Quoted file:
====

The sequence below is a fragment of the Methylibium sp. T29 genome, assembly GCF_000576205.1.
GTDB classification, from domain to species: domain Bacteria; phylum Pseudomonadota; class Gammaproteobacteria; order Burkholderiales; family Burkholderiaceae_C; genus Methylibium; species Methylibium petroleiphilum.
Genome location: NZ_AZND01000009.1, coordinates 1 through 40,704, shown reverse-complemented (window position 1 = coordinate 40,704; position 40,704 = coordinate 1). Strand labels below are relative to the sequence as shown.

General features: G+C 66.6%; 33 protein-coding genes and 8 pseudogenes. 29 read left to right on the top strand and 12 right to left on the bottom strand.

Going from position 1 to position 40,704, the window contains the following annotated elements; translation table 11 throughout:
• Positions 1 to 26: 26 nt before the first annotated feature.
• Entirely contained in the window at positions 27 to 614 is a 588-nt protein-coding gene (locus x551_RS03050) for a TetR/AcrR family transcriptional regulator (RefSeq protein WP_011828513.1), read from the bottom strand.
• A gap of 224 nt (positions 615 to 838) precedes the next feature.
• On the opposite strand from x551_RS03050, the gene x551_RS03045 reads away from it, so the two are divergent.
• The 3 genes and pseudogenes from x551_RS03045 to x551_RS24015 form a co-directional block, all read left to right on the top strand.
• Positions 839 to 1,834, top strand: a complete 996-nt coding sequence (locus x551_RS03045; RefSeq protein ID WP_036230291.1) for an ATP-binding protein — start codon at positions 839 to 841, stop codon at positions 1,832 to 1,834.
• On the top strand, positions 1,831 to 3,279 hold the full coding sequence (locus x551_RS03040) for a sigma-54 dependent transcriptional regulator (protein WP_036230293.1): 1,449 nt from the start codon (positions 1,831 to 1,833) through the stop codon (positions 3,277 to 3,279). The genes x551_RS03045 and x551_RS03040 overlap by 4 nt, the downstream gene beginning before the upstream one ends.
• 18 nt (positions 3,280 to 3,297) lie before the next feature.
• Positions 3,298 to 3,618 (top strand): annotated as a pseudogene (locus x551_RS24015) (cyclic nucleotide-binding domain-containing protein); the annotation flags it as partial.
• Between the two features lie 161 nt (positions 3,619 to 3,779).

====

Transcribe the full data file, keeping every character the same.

The sequence below is a fragment of the Methylibium sp. T29 genome, assembly GCF_000576205.1.
GTDB classification, from domain to species: domain Bacteria; phylum Pseudomonadota; class Gammaproteobacteria; order Burkholderiales; family Burkholderiaceae_C; genus Methylibium; species Methylibium petroleiphilum.
Genome location: NZ_AZND01000009.1, coordinates 1 through 40,704, shown reverse-complemented (window position 1 = coordinate 40,704; position 40,704 = coordinate 1). Strand labels below are relative to the sequence as shown.

General features: G+C 66.6%; 33 protein-coding genes and 8 pseudogenes. 29 read left to right on the top strand and 12 right to left on the bottom strand.

Going from position 1 to position 40,704, the window contains the following annotated elements; translation table 11 throughout:
• Positions 1 to 26: 26 nt before the first annotated feature.
• Entirely contained in the window at positions 27 to 614 is a 588-nt protein-coding gene (locus x551_RS03050) for a TetR/AcrR family transcriptional regulator (RefSeq protein WP_011828513.1), read from the bottom strand.
• A gap of 224 nt (positions 615 to 838) precedes the next feature.
• On the opposite strand from x551_RS03050, the gene x551_RS03045 reads away from it, so the two are divergent.
• The 3 genes and pseudogenes from x551_RS03045 to x551_RS24015 form a co-directional block, all read left to right on the top strand.
• Positions 839 to 1,834, top strand: a complete 996-nt coding sequence (locus x551_RS03045; RefSeq protein ID WP_036230291.1) for an ATP-binding protein — start codon at positions 839 to 841, stop codon at positions 1,832 to 1,834.
• On the top strand, positions 1,831 to 3,279 hold the full coding sequence (locus x551_RS03040) for a sigma-54 dependent transcriptional regulator (protein WP_036230293.1): 1,449 nt from the start codon (positions 1,831 to 1,833) through the stop codon (positions 3,277 to 3,279). The genes x551_RS03045 and x551_RS03040 overlap by 4 nt, the downstream gene beginning before the upstream one ends.
• 18 nt (positions 3,280 to 3,297) lie before the next feature.
• Positions 3,298 to 3,618 (top strand): annotated as a pseudogene (locus x551_RS24015) (cyclic nucleotide-binding domain-containing protein); the annotation flags it as partial.
• Between the two features lie 161 nt (positions 3,619 to 3,779).